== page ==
The latest version of a guide to help hospitals implement electronic prescribing and reduce adverse drug events is being launched today by the Australian Commission on Safety and Quality in Health Care.
The third edition of the guide, called Electronic Medication Management Systems: A guide to safe implementation, takes account of newer evidence that has come to light since the second edition was published in 2012. It also reflects the experiences of Australian hospitals that have already implemented electronic medication management (EMM) systems.
Medicines are the most common medical intervention in Australian hospitals. As many as one in nine doses of medicine administered in hospitals are associated with a clinical error.
EMM systems provide doctors, nurses and pharmacists with a safer and more efficient way of prescribing and administering medicines in hospitals. However, EMM systems that are not well planned, are not supported by appropriate governance and training, or which are not linked to other clinical information systems, can introduce new types of medication errors.
The updated EMM Guide being launched in Sydney today provides hospitals with up-to-date information so they can plan and implement EMM systems in complex hospital environments.
Medication errors can occur for a number of reasons, including human error and other factors. Errors can occur at various stages along the medicines management pathway – starting with the point at which a prescription is written, through to dispensing and the way in which the medicine is administered to or taken by patients.
Improving medication safety is a key focus of the Commission’s work. The use of EMM for ordering medicines has been cited as the most promising application of information technology to help reduce serious medication errors. Automating medication ordering processes produces standardised, legible, complete orders. Combining EMM with clinical decision-support systems can further reduce medication errors.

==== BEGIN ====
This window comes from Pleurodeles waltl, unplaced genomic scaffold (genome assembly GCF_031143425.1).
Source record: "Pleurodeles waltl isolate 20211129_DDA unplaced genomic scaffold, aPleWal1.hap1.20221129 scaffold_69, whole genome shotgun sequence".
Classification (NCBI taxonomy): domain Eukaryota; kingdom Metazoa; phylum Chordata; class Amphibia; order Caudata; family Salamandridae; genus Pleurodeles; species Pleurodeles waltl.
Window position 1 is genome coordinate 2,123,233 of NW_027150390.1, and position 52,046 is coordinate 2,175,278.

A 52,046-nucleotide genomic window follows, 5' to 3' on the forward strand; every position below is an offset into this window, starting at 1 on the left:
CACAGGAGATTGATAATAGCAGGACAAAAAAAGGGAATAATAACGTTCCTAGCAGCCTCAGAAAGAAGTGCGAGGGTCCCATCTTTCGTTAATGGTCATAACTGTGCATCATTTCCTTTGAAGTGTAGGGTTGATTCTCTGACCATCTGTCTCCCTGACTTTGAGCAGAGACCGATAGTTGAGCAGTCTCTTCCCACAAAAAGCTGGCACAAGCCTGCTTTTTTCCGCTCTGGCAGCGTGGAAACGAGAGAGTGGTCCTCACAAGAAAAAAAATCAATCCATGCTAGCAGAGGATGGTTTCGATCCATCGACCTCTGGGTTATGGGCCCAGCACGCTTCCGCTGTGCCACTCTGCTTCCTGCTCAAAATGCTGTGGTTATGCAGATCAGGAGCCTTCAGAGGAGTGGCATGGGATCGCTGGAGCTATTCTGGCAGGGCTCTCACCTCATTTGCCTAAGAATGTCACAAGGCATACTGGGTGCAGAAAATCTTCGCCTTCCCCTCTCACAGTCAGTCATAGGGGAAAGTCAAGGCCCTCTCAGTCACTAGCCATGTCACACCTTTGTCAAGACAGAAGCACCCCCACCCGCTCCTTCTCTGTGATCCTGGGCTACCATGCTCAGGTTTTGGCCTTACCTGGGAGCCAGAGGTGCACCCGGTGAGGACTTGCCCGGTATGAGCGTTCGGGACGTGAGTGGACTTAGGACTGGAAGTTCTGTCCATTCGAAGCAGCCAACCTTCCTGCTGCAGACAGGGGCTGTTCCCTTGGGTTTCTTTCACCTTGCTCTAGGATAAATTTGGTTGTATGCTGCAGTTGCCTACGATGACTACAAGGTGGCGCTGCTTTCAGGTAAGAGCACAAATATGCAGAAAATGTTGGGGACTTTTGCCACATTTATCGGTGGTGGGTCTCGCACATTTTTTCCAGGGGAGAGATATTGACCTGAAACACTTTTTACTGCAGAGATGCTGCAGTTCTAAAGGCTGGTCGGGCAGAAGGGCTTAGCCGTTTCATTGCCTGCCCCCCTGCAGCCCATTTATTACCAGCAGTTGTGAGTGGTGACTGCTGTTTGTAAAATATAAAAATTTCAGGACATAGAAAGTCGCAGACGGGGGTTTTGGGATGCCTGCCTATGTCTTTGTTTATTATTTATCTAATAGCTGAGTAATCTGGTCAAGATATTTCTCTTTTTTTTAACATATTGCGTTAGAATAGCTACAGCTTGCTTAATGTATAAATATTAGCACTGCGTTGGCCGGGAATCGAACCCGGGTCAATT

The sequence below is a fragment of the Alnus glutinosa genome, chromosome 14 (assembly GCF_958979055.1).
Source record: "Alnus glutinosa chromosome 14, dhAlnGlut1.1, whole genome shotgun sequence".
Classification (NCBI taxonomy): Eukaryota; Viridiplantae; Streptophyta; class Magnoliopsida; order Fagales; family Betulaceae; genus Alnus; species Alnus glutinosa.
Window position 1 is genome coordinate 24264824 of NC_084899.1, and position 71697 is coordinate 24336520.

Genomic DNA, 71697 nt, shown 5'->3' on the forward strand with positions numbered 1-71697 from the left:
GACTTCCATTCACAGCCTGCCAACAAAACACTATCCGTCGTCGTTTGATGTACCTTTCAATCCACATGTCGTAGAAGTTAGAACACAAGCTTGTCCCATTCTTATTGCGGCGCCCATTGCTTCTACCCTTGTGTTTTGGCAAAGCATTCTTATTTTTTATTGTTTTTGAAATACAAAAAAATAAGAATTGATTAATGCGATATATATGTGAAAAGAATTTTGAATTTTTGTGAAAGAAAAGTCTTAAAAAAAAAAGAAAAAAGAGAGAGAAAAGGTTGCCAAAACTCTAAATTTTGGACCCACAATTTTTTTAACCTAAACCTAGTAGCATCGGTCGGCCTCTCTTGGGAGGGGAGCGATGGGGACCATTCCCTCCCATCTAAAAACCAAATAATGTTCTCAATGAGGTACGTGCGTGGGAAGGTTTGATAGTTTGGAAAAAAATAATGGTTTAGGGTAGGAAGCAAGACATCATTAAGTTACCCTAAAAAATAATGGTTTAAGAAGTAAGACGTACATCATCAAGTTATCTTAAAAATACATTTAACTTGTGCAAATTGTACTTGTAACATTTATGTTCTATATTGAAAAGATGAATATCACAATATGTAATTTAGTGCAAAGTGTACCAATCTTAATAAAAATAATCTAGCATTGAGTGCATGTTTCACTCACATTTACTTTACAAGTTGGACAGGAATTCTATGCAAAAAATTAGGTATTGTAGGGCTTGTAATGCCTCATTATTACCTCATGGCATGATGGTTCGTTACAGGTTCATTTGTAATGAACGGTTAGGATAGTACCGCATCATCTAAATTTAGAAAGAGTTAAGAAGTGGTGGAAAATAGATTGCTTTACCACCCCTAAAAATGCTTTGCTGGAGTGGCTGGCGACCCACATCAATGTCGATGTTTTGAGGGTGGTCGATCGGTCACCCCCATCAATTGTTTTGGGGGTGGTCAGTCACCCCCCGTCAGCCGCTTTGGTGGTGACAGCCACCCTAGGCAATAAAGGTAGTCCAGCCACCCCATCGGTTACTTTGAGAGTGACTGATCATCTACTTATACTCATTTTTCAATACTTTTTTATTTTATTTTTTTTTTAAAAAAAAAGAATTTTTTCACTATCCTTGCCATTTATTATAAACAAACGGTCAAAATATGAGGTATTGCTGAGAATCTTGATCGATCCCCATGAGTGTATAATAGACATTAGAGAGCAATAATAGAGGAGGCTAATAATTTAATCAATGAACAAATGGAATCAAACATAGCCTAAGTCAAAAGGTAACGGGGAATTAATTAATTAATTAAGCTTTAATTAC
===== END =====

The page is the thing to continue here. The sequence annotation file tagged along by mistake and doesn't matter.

This updated third edition of the Guide has been informed by a review of the second edition, recent international literature, the experiences of Australian EMM system implementation sites and stakeholder consultation. It incorporates feedback from hospitals, and from states and territories that have implemented or are implementing EMM systems since the second edition of the guide.
Electronic Medication Management Systems: A guide to safe implementation includes guidance on scoping, system selection, configuration, implementation, training and ongoing operation that all need to be considered when planning and implementing a safe EMM system.
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Adam Cresswell, Director, Communications (02) 9126 3663 email@example.com
Katherine Barnsley, Communications Advisor, 0429 211 376 firstname.lastname@example.org
Dr Andrew Hugman (Clinical Lead, eHealth and Medication Safety) and Professor Anne Duggan, (Senior Medical Advisor, Australian Commission on Safety and Quality in Health Care) are available for interview.
About the Australian Commission on Safety and Quality in Health Care
The Australian Commission on Safety and Quality in Health Care is an Australian Government agency that leads and coordinates national improvements in the safety and quality of health care based on the best available evidence. The Commission works in partnership with the Australian Government, state and territory governments and the private sector to achieve a safe and high-quality, sustainable health system. In doing so, the Commission also works closely with patients, carers, clinicians, managers, policymakers and healthcare organisations.